Dr. Peter Schnall — Executive Producer

WOE is a transmedia project on declining American worker health, poor work-life culture, and the laws, policies, and workplace practices that perpetuate these conditions.
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Dr. Peter Schnall, WOE Executive Producer, shares information on the relationship between unhealthy working conditions, other social factors and the development of negative psychological and physical outcomes (e.g.: cardiovascular disease & hypertension), as well as why it’s so important to educate the public.

My interest in the causes of hypertension began while practicing medicine for 8 years at the Martin Luther King Health Center (MLKHC) located in the South Bronx. I became aware of a possible role for environmental factors in the causes of “essential hypertension.” I first noticed — as a practitioner and Co-Director of the Hypertension Surveillance Program at the MLKHC — that many patients diagnosed with hypertension showed remission of their high blood pressure while off of medication. This finding contradicted the established medical conceptualization of hypertension as a chronic disease and, therefore, considered irreversible. I could no longer see the realities of the diverse population I served at MLKHC and not do something more.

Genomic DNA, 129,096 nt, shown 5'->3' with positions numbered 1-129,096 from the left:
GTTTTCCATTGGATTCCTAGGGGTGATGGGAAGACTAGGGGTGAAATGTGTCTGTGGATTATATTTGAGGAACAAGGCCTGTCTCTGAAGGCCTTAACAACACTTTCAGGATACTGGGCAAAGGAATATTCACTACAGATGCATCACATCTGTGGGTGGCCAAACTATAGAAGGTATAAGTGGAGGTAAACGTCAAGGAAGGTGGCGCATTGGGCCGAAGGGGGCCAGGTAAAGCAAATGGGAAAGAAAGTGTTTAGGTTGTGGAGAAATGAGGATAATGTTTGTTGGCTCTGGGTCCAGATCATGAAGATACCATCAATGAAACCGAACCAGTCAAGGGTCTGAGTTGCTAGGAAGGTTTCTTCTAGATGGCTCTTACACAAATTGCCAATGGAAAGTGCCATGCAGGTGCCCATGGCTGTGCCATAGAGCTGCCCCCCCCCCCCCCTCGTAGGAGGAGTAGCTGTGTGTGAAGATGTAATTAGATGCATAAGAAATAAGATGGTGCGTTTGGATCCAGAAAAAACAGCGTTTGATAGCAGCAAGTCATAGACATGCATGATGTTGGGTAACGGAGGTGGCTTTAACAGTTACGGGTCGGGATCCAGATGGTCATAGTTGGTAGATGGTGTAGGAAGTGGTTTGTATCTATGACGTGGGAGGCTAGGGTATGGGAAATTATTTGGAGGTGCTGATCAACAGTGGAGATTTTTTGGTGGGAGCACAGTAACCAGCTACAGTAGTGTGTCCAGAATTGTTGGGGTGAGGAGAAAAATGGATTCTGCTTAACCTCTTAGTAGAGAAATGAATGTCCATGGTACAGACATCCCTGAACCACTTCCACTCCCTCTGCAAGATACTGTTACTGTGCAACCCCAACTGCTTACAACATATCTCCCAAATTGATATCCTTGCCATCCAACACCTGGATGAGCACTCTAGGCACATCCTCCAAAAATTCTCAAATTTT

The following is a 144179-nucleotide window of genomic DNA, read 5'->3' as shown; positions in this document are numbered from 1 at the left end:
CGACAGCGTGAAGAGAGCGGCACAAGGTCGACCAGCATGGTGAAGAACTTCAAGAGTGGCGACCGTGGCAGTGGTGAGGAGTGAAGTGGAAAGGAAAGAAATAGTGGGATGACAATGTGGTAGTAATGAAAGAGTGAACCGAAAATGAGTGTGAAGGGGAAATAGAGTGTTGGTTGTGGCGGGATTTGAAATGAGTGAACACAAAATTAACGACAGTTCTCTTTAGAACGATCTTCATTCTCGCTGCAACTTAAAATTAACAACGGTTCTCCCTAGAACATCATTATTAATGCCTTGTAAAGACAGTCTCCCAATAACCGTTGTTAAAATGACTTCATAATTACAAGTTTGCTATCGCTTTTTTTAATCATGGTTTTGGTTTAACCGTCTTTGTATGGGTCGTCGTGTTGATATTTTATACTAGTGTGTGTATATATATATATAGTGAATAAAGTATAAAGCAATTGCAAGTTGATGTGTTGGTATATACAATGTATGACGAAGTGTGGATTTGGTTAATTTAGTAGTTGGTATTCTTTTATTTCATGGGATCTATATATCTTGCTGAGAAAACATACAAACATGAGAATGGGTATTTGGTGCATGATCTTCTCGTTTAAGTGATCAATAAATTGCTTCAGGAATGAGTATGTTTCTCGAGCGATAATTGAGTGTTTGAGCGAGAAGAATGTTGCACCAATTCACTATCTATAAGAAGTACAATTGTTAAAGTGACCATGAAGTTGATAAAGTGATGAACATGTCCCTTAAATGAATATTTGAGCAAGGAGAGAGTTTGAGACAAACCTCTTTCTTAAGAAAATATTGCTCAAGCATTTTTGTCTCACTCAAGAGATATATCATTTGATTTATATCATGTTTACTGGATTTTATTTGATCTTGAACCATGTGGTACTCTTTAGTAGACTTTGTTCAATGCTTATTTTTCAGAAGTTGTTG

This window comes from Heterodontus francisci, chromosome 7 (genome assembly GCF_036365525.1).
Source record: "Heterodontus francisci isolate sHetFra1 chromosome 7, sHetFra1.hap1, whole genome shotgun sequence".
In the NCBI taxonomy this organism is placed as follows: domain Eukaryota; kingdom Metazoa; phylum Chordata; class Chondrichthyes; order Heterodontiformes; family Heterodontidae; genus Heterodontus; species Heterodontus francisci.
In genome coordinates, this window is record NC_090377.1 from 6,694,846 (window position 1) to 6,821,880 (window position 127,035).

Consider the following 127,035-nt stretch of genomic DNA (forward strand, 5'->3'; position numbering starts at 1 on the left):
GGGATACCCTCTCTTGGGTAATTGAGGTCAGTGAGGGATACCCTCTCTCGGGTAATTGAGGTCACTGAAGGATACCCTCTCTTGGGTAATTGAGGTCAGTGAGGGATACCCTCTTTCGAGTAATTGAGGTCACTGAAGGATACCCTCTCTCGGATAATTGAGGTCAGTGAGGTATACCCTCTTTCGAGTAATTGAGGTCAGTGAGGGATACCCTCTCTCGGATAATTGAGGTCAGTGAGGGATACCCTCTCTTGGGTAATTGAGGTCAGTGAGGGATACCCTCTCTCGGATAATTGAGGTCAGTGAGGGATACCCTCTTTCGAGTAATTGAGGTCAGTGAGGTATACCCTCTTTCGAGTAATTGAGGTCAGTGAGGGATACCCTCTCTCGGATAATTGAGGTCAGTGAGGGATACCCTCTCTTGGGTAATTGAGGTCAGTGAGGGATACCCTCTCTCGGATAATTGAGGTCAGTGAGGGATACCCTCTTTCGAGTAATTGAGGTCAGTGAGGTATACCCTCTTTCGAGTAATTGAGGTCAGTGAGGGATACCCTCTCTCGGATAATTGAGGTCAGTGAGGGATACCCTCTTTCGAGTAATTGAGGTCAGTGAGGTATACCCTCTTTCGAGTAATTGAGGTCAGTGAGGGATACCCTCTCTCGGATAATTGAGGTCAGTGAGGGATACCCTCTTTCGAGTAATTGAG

Thus, I decided to go back to school and further pursue my interests in the causes of hypertension. In 1981, I applied for and received a three-year National Institute of Health, National Heart, Lung & Blood Institute (NIH NHLBI) postdoctoral fellowship for training in cardiovascular epidemiology at Columbia University School of Public Health. My doctoral thesis project proposal–to study the impact of work stress on ambulatory blood pressure (ABP)–was submitted in collaboration with Dr. Tom Pickering at Cornell Medical Center in 1984 to the NIH NHLBI, and was subsequently funded for 14 years (the longest ever longitudinal study of work stress and ABP). Our research carried out at Cornell established that there existed a strong relationship between exposure to job strain (jobs high in demands and workers with low control over work duties, schedules, workflow, etc.) and ABP — particularly, though not limited to, work-time blood pressure.